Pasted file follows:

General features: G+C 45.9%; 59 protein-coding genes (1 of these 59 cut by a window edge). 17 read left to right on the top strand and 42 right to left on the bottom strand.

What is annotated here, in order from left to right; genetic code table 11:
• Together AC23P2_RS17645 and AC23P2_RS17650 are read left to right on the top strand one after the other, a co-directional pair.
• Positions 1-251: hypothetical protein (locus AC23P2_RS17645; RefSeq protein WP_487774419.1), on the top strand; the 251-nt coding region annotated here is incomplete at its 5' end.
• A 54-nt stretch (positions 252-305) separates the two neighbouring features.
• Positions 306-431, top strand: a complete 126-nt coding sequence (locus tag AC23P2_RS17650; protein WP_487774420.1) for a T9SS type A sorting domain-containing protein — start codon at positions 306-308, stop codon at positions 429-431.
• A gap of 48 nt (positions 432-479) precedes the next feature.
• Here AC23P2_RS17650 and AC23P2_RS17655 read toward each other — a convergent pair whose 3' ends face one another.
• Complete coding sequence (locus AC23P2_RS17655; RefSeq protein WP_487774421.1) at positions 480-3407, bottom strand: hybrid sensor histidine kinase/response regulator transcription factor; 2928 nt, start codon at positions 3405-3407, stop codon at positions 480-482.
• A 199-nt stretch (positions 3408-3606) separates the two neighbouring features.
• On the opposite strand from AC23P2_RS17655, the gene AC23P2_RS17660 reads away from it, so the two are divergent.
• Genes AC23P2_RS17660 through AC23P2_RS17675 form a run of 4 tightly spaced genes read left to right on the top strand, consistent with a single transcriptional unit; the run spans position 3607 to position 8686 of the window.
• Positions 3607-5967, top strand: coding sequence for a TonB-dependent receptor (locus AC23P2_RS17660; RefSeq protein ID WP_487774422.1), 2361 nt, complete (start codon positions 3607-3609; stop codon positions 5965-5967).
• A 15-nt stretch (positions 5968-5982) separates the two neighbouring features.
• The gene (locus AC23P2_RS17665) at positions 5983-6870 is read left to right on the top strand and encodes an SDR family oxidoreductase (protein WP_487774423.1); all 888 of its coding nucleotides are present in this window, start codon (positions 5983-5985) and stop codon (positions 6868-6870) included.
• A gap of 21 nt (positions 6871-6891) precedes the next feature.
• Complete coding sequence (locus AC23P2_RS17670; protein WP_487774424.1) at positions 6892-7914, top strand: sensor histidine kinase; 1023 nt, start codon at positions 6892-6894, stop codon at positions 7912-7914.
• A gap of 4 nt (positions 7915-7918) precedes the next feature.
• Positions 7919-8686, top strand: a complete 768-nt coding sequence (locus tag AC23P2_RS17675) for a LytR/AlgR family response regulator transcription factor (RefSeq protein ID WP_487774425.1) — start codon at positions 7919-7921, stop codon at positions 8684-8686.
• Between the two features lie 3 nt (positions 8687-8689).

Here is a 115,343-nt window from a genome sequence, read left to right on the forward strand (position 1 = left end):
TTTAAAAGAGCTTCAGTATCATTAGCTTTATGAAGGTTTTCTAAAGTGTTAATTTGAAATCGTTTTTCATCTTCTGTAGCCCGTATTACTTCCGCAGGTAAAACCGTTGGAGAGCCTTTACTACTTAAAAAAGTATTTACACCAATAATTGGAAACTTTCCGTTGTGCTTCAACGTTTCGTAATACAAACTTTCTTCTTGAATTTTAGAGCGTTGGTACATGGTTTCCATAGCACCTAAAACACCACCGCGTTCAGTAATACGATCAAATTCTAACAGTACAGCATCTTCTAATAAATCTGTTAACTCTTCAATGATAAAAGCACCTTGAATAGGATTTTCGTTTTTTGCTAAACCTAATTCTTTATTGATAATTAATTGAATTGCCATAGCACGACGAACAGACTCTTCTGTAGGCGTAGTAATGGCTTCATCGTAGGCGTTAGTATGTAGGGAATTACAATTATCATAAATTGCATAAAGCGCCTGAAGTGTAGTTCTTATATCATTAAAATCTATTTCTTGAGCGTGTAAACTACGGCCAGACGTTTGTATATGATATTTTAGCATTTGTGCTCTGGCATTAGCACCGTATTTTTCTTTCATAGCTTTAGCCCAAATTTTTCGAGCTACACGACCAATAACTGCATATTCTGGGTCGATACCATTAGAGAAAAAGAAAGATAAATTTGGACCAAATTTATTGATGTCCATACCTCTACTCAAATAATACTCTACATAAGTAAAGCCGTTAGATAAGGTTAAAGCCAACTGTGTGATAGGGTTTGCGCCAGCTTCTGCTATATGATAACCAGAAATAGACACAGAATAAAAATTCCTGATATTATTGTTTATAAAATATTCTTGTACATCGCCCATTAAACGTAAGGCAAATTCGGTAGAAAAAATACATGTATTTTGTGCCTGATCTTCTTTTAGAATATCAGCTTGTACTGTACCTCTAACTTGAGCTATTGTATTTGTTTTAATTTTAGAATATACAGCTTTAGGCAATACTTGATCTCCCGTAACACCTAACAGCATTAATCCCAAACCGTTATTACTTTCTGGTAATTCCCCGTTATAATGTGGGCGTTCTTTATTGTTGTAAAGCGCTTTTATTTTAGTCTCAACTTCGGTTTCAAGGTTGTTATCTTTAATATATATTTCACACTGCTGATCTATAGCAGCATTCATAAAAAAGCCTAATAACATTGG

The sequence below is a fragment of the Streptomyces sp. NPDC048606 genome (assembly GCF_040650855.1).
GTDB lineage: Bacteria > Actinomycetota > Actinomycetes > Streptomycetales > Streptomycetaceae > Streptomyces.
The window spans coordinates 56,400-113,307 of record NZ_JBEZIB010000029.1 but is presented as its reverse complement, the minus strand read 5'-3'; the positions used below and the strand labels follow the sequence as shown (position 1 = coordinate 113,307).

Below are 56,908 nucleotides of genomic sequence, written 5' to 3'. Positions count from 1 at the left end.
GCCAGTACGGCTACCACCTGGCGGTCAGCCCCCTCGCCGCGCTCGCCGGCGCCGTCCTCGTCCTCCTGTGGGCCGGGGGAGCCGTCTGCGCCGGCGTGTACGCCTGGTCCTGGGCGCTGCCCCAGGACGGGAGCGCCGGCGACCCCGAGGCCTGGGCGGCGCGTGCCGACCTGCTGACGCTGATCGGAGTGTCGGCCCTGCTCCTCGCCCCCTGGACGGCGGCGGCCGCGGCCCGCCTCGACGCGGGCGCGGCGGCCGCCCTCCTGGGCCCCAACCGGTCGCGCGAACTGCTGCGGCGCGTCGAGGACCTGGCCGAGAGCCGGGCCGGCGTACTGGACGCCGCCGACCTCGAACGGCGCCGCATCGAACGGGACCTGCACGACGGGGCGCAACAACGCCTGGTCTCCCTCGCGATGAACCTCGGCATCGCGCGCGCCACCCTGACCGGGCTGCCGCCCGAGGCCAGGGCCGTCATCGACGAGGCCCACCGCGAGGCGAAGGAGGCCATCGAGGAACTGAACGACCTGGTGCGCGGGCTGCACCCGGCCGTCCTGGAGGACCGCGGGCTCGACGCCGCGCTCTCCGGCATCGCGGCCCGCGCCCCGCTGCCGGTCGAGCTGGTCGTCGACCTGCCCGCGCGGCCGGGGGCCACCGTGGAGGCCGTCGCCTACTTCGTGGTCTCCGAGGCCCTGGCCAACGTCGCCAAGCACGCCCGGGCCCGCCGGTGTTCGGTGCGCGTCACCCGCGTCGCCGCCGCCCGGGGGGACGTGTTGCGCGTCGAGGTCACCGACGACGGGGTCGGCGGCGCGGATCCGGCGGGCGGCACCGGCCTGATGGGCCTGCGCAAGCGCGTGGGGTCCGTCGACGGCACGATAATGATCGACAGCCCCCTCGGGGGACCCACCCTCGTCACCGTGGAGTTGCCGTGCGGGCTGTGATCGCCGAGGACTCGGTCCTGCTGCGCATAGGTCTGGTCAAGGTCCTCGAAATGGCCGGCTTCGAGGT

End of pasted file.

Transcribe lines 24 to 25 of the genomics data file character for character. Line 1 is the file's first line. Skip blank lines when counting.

GTDB lineage: Bacteria > Actinomycetota > Actinomycetes > Streptomycetales > Streptomycetaceae > Streptomyces.
The window spans coordinates 56,400-113,307 of record NZ_JBEZIB010000029.1 but is presented as its reverse complement, the minus strand read 5'-3'; the positions used below and the strand labels follow the sequence as shown (position 1 = coordinate 113,307).